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optimistix.Solution ¤

The solution to a nonlinear solve.


  • value: The solution to the solve.
  • result: An integer representing whether the solve was successful or not. This can be converted into a human-readable error message via optimistix.RESULTS[result]
  • aux: Any user-specified auxiliary data returned from the problem; defaults to None if there is no auxiliary data. Auxiliary outputs can be captured by setting a has_aux=True flag, e.g. optx.root_find(fn, ..., has_aux=True).
  • stats: Statistics about the solve, e.g. the number of steps that were required.
  • state: The final internal state of the solver. The meaning of this is specific to each solver.

optimistix.RESULTS ¤

An enumeration, with the following entries:

  • successful

  • max_steps_reached: The maximum number of solver steps was reached. Try increasing max_steps.

  • singular: The linear solver returned non-finite (NaN or inf) output. This usually means that the operator was not well-posed, and that the solver does not support this.

    If you are trying solve a linear least-squares problem then you should pass solver=AutoLinearSolver(well_posed=False). By default lineax.linear_solve assumes that the operator is square and nonsingular.

    If you were expecting this solver to work with this operator, then it may be because:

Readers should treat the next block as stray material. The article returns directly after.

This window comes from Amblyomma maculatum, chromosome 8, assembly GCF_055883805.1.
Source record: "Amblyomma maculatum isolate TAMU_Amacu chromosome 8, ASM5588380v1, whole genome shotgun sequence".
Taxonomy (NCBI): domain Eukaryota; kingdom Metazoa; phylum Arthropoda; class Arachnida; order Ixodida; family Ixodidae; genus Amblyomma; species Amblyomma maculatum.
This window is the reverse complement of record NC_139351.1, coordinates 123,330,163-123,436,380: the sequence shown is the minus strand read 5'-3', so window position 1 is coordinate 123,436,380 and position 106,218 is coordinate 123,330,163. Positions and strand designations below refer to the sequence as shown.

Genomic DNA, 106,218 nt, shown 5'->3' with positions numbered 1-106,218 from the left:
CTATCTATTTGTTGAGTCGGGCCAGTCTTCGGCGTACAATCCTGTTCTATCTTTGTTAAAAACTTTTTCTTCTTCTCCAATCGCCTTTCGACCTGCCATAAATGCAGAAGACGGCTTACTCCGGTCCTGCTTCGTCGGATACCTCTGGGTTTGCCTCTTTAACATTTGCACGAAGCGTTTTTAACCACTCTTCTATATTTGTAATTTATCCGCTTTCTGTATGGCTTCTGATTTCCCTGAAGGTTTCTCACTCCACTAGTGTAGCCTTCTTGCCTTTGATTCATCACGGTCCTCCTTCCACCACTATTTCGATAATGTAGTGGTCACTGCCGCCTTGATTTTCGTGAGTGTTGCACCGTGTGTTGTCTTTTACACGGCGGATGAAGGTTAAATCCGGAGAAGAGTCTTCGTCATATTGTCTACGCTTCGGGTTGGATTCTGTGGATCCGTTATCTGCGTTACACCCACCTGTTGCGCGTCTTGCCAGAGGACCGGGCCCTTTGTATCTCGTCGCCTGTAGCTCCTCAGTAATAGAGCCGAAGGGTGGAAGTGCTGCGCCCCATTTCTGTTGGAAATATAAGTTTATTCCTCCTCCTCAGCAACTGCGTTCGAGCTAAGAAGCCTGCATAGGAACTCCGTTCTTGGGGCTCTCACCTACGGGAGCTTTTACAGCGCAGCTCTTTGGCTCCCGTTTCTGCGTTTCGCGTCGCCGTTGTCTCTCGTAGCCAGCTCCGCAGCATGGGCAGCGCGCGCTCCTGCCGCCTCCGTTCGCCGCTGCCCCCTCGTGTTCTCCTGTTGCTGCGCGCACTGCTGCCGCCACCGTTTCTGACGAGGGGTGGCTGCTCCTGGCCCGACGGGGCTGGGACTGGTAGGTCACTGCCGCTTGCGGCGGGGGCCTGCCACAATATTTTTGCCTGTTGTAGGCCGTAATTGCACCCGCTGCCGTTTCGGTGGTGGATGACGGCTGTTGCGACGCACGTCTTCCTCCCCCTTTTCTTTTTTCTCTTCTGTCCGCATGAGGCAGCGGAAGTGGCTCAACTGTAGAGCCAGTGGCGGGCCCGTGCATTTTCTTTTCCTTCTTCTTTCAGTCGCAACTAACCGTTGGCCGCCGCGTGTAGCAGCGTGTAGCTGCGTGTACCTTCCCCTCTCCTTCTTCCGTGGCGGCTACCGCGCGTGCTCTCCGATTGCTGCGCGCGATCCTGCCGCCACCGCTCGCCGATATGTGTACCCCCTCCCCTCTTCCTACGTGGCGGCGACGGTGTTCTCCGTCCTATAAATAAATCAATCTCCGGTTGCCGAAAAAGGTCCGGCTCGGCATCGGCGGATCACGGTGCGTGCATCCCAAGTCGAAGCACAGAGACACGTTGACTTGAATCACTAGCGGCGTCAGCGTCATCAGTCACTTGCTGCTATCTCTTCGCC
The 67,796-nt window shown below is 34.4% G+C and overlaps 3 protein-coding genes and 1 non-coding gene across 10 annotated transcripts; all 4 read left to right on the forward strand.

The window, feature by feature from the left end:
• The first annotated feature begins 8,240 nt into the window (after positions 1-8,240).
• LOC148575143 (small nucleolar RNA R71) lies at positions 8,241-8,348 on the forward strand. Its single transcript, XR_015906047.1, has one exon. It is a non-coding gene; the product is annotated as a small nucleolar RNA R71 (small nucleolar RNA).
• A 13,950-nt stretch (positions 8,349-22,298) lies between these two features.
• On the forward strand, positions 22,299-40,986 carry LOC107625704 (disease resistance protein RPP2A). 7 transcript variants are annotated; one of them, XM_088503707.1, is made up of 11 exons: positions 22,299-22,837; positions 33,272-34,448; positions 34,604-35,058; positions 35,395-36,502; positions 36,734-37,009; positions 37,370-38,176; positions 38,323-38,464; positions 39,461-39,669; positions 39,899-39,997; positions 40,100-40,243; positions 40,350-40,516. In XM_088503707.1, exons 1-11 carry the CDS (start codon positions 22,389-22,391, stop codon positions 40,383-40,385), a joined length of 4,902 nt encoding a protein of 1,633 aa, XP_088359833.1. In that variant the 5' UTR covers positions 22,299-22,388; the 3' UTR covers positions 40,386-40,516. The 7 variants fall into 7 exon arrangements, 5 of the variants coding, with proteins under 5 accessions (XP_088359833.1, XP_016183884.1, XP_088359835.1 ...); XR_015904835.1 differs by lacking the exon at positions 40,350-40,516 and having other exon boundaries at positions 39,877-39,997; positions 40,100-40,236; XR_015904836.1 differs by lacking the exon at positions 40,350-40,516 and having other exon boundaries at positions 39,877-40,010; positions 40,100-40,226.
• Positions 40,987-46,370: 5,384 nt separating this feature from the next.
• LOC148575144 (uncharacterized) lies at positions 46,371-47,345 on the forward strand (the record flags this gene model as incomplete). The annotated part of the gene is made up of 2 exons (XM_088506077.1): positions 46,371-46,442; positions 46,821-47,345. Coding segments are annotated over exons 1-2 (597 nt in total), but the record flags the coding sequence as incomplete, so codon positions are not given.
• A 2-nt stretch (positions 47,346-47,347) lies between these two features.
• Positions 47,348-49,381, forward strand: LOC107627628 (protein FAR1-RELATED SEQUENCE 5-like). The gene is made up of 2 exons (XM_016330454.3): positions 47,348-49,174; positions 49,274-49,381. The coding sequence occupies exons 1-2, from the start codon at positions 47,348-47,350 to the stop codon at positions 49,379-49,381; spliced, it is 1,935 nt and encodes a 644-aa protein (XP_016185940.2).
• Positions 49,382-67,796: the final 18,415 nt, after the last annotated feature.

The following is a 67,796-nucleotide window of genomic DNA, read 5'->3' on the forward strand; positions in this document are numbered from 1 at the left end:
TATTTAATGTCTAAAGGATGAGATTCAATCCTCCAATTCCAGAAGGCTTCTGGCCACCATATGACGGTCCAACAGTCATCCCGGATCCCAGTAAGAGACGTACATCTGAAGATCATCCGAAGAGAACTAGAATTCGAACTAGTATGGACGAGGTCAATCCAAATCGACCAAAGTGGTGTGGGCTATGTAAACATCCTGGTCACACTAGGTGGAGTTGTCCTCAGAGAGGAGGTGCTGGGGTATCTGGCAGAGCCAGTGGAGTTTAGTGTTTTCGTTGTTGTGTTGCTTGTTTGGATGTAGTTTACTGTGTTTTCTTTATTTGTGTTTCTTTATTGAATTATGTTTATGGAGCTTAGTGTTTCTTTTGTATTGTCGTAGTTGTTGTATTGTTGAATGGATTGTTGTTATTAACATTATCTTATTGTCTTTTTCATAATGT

(a) the operator is singular, and your code has a bug; or

    (b) the operator was nearly singular (i.e. it had a high condition number: jnp.linalg.cond(operator.as_matrix()) is large), and the solver suffered from numerical instability issues; or

    (c) the operator is declared to exhibit a certain property (e.g. positive definiteness) that is does not actually satisfy.

  • breakdown: A form of iterative breakdown has occured in the linear solve. Try using a different solver for this problem or increase restart if using GMRES.

  • stagnation: A stagnation in an iterative linear solve has occurred. Try increasing stagnation_iters or restart.

  • nonlinear_max_steps_reached: The maximum number of steps was reached in the nonlinear solver. The problem may not be solveable (e.g., a root-find on a function that has no roots), or you may need to increase max_steps.

  • nonlinear_divergence: Nonlinear solve diverged.